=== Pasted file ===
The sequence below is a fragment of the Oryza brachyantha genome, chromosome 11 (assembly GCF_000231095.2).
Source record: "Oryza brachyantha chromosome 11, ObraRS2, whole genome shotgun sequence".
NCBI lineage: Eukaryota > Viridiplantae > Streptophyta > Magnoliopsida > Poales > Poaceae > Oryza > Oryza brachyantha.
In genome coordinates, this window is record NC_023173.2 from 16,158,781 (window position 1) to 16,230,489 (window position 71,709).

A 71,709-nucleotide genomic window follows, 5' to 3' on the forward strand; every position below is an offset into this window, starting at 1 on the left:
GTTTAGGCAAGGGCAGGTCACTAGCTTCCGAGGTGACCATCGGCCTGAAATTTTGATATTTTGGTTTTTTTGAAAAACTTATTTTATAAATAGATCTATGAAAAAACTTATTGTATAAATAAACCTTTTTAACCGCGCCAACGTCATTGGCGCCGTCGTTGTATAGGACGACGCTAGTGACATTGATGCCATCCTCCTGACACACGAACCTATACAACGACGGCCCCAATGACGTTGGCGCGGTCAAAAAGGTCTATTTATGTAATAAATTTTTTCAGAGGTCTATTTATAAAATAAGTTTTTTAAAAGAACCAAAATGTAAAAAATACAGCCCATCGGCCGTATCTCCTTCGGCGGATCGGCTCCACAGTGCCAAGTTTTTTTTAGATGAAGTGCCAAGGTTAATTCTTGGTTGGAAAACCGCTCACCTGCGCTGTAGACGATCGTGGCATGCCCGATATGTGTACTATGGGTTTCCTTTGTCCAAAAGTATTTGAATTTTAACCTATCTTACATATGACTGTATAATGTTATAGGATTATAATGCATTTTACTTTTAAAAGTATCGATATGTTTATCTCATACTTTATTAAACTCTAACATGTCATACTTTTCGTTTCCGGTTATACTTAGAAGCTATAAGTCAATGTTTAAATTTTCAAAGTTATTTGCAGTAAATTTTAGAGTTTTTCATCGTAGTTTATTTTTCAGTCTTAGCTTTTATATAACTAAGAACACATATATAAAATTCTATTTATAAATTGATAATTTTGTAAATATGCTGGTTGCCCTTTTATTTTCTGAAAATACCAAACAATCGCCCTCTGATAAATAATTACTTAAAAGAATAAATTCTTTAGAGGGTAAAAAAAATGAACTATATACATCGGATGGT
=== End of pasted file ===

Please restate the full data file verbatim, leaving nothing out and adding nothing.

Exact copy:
The sequence below is a fragment of the Oryza brachyantha genome, chromosome 11 (assembly GCF_000231095.2).
Source record: "Oryza brachyantha chromosome 11, ObraRS2, whole genome shotgun sequence".
NCBI lineage: Eukaryota > Viridiplantae > Streptophyta > Magnoliopsida > Poales > Poaceae > Oryza > Oryza brachyantha.
In genome coordinates, this window is record NC_023173.2 from 16,158,781 (window position 1) to 16,230,489 (window position 71,709).

A 71,709-nucleotide genomic window follows, 5' to 3' on the forward strand; every position below is an offset into this window, starting at 1 on the left:
GTTTAGGCAAGGGCAGGTCACTAGCTTCCGAGGTGACCATCGGCCTGAAATTTTGATATTTTGGTTTTTTTGAAAAACTTATTTTATAAATAGATCTATGAAAAAACTTATTGTATAAATAAACCTTTTTAACCGCGCCAACGTCATTGGCGCCGTCGTTGTATAGGACGACGCTAGTGACATTGATGCCATCCTCCTGACACACGAACCTATACAACGACGGCCCCAATGACGTTGGCGCGGTCAAAAAGGTCTATTTATGTAATAAATTTTTTCAGAGGTCTATTTATAAAATAAGTTTTTTAAAAGAACCAAAATGTAAAAAATACAGCCCATCGGCCGTATCTCCTTCGGCGGATCGGCTCCACAGTGCCAAGTTTTTTTTAGATGAAGTGCCAAGGTTAATTCTTGGTTGGAAAACCGCTCACCTGCGCTGTAGACGATCGTGGCATGCCCGATATGTGTACTATGGGTTTCCTTTGTCCAAAAGTATTTGAATTTTAACCTATCTTACATATGACTGTATAATGTTATAGGATTATAATGCATTTTACTTTTAAAAGTATCGATATGTTTATCTCATACTTTATTAAACTCTAACATGTCATACTTTTCGTTTCCGGTTATACTTAGAAGCTATAAGTCAATGTTTAAATTTTCAAAGTTATTTGCAGTAAATTTTAGAGTTTTTCATCGTAGTTTATTTTTCAGTCTTAGCTTTTATATAACTAAGAACACATATATAAAATTCTATTTATAAATTGATAATTTTGTAAATATGCTGGTTGCCCTTTTATTTTCTGAAAATACCAAACAATCGCCCTCTGATAAATAATTACTTAAAAGAATAAATTCTTTAGAGGGTAAAAAAAATGAACTATATACATCGGATGGT